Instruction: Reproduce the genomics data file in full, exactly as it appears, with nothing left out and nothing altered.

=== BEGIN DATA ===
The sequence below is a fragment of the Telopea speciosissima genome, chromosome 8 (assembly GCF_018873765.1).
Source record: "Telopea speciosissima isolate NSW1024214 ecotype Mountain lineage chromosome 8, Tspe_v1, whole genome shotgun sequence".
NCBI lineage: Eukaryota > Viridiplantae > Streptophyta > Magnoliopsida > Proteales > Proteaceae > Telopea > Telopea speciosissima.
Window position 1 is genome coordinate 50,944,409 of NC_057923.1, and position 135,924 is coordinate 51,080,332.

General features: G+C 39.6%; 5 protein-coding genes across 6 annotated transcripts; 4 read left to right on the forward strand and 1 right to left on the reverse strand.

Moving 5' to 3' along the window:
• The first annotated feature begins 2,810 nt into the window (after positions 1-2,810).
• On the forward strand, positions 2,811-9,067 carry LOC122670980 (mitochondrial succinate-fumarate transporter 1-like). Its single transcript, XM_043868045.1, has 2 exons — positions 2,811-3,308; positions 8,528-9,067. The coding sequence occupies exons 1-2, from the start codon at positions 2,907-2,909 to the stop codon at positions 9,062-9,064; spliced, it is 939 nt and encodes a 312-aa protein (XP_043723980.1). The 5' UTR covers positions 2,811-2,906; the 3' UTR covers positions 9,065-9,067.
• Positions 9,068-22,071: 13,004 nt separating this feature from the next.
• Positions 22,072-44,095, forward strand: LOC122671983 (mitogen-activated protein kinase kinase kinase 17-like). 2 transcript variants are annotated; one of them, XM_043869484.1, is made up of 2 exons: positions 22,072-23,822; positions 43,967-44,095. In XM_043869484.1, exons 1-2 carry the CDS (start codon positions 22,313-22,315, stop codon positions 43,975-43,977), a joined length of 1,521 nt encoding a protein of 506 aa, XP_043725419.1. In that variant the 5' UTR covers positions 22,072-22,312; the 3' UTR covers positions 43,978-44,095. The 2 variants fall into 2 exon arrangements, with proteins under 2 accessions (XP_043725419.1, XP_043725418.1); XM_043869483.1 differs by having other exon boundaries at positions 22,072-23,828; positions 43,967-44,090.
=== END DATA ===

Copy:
The sequence below is a fragment of the Telopea speciosissima genome, chromosome 8 (assembly GCF_018873765.1).
Source record: "Telopea speciosissima isolate NSW1024214 ecotype Mountain lineage chromosome 8, Tspe_v1, whole genome shotgun sequence".
NCBI lineage: Eukaryota > Viridiplantae > Streptophyta > Magnoliopsida > Proteales > Proteaceae > Telopea > Telopea speciosissima.
Window position 1 is genome coordinate 50,944,409 of NC_057923.1, and position 135,924 is coordinate 51,080,332.

General features: G+C 39.6%; 5 protein-coding genes across 6 annotated transcripts; 4 read left to right on the forward strand and 1 right to left on the reverse strand.

Moving 5' to 3' along the window:
• The first annotated feature begins 2,810 nt into the window (after positions 1-2,810).
• On the forward strand, positions 2,811-9,067 carry LOC122670980 (mitochondrial succinate-fumarate transporter 1-like). Its single transcript, XM_043868045.1, has 2 exons — positions 2,811-3,308; positions 8,528-9,067. The coding sequence occupies exons 1-2, from the start codon at positions 2,907-2,909 to the stop codon at positions 9,062-9,064; spliced, it is 939 nt and encodes a 312-aa protein (XP_043723980.1). The 5' UTR covers positions 2,811-2,906; the 3' UTR covers positions 9,065-9,067.
• Positions 9,068-22,071: 13,004 nt separating this feature from the next.
• Positions 22,072-44,095, forward strand: LOC122671983 (mitogen-activated protein kinase kinase kinase 17-like). 2 transcript variants are annotated; one of them, XM_043869484.1, is made up of 2 exons: positions 22,072-23,822; positions 43,967-44,095. In XM_043869484.1, exons 1-2 carry the CDS (start codon positions 22,313-22,315, stop codon positions 43,975-43,977), a joined length of 1,521 nt encoding a protein of 506 aa, XP_043725419.1. In that variant the 5' UTR covers positions 22,072-22,312; the 3' UTR covers positions 43,978-44,095. The 2 variants fall into 2 exon arrangements, with proteins under 2 accessions (XP_043725419.1, XP_043725418.1); XM_043869483.1 differs by having other exon boundaries at positions 22,072-23,828; positions 43,967-44,090.